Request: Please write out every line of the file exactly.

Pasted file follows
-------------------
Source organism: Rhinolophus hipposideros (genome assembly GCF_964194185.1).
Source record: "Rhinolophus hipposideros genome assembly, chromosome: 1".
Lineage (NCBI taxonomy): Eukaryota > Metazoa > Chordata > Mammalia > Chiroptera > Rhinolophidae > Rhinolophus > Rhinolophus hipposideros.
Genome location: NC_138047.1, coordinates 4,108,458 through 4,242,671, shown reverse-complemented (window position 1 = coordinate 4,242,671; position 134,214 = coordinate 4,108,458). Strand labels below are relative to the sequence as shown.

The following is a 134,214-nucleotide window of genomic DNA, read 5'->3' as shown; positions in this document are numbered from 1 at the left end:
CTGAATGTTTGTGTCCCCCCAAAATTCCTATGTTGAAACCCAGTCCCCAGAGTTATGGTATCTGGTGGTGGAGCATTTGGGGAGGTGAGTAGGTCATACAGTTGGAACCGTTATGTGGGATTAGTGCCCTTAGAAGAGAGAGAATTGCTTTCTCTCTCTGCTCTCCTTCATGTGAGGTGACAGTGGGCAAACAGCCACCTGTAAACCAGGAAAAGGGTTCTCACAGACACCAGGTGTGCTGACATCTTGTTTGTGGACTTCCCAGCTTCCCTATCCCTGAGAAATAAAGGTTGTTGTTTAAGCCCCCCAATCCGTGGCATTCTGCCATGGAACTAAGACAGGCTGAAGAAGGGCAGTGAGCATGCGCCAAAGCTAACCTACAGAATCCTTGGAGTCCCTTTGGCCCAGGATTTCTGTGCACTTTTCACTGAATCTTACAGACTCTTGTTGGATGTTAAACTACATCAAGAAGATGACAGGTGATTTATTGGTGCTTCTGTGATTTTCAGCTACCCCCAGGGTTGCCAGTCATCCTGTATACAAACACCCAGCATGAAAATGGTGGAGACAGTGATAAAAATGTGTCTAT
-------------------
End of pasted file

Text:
Source organism: Rhinolophus hipposideros (genome assembly GCF_964194185.1).
Source record: "Rhinolophus hipposideros genome assembly, chromosome: 1".
Lineage (NCBI taxonomy): Eukaryota > Metazoa > Chordata > Mammalia > Chiroptera > Rhinolophidae > Rhinolophus > Rhinolophus hipposideros.
Genome location: NC_138047.1, coordinates 4,108,458 through 4,242,671, shown reverse-complemented (window position 1 = coordinate 4,242,671; position 134,214 = coordinate 4,108,458). Strand labels below are relative to the sequence as shown.

The following is a 134,214-nucleotide window of genomic DNA, read 5'->3' as shown; positions in this document are numbered from 1 at the left end:
CTGAATGTTTGTGTCCCCCCAAAATTCCTATGTTGAAACCCAGTCCCCAGAGTTATGGTATCTGGTGGTGGAGCATTTGGGGAGGTGAGTAGGTCATACAGTTGGAACCGTTATGTGGGATTAGTGCCCTTAGAAGAGAGAGAATTGCTTTCTCTCTCTGCTCTCCTTCATGTGAGGTGACAGTGGGCAAACAGCCACCTGTAAACCAGGAAAAGGGTTCTCACAGACACCAGGTGTGCTGACATCTTGTTTGTGGACTTCCCAGCTTCCCTATCCCTGAGAAATAAAGGTTGTTGTTTAAGCCCCCCAATCCGTGGCATTCTGCCATGGAACTAAGACAGGCTGAAGAAGGGCAGTGAGCATGCGCCAAAGCTAACCTACAGAATCCTTGGAGTCCCTTTGGCCCAGGATTTCTGTGCACTTTTCACTGAATCTTACAGACTCTTGTTGGATGTTAAACTACATCAAGAAGATGACAGGTGATTTATTGGTGCTTCTGTGATTTTCAGCTACCCCCAGGGTTGCCAGTCATCCTGTATACAAACACCCAGCATGAAAATGGTGGAGACAGTGATAAAAATGTGTCTAT